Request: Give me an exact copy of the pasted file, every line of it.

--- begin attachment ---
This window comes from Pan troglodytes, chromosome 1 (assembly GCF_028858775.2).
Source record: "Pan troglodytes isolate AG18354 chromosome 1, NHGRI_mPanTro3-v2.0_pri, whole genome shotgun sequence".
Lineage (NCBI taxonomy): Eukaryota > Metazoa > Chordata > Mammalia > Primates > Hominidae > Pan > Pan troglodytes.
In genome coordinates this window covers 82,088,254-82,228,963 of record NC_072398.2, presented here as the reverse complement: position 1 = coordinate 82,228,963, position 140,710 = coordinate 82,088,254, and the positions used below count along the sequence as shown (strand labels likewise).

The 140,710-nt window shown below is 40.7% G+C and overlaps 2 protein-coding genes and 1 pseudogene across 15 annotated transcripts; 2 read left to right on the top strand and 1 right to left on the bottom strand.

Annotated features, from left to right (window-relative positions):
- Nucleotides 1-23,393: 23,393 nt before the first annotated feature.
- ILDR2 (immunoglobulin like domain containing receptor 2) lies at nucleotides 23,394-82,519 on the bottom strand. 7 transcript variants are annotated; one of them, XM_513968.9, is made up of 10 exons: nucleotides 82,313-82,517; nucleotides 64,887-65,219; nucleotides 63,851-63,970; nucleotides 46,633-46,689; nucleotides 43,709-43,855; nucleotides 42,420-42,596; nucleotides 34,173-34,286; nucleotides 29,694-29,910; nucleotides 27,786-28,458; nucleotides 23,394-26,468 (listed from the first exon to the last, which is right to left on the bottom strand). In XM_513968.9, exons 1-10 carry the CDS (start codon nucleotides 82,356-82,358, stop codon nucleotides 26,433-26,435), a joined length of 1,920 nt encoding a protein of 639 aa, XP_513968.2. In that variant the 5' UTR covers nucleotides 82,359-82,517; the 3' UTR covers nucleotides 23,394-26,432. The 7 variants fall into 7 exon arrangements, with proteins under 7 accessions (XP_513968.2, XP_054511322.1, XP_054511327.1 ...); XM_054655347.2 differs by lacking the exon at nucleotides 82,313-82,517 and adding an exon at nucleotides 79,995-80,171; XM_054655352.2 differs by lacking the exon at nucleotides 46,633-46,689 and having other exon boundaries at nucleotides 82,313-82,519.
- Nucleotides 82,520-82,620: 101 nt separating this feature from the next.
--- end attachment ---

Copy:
This window comes from Pan troglodytes, chromosome 1 (assembly GCF_028858775.2).
Source record: "Pan troglodytes isolate AG18354 chromosome 1, NHGRI_mPanTro3-v2.0_pri, whole genome shotgun sequence".
Lineage (NCBI taxonomy): Eukaryota > Metazoa > Chordata > Mammalia > Primates > Hominidae > Pan > Pan troglodytes.
In genome coordinates this window covers 82,088,254-82,228,963 of record NC_072398.2, presented here as the reverse complement: position 1 = coordinate 82,228,963, position 140,710 = coordinate 82,088,254, and the positions used below count along the sequence as shown (strand labels likewise).

The 140,710-nt window shown below is 40.7% G+C and overlaps 2 protein-coding genes and 1 pseudogene across 15 annotated transcripts; 2 read left to right on the top strand and 1 right to left on the bottom strand.

Annotated features, from left to right (window-relative positions):
- Nucleotides 1-23,393: 23,393 nt before the first annotated feature.
- ILDR2 (immunoglobulin like domain containing receptor 2) lies at nucleotides 23,394-82,519 on the bottom strand. 7 transcript variants are annotated; one of them, XM_513968.9, is made up of 10 exons: nucleotides 82,313-82,517; nucleotides 64,887-65,219; nucleotides 63,851-63,970; nucleotides 46,633-46,689; nucleotides 43,709-43,855; nucleotides 42,420-42,596; nucleotides 34,173-34,286; nucleotides 29,694-29,910; nucleotides 27,786-28,458; nucleotides 23,394-26,468 (listed from the first exon to the last, which is right to left on the bottom strand). In XM_513968.9, exons 1-10 carry the CDS (start codon nucleotides 82,356-82,358, stop codon nucleotides 26,433-26,435), a joined length of 1,920 nt encoding a protein of 639 aa, XP_513968.2. In that variant the 5' UTR covers nucleotides 82,359-82,517; the 3' UTR covers nucleotides 23,394-26,432. The 7 variants fall into 7 exon arrangements, with proteins under 7 accessions (XP_513968.2, XP_054511322.1, XP_054511327.1 ...); XM_054655347.2 differs by lacking the exon at nucleotides 82,313-82,517 and adding an exon at nucleotides 79,995-80,171; XM_054655352.2 differs by lacking the exon at nucleotides 46,633-46,689 and having other exon boundaries at nucleotides 82,313-82,519.
- Nucleotides 82,520-82,620: 101 nt separating this feature from the next.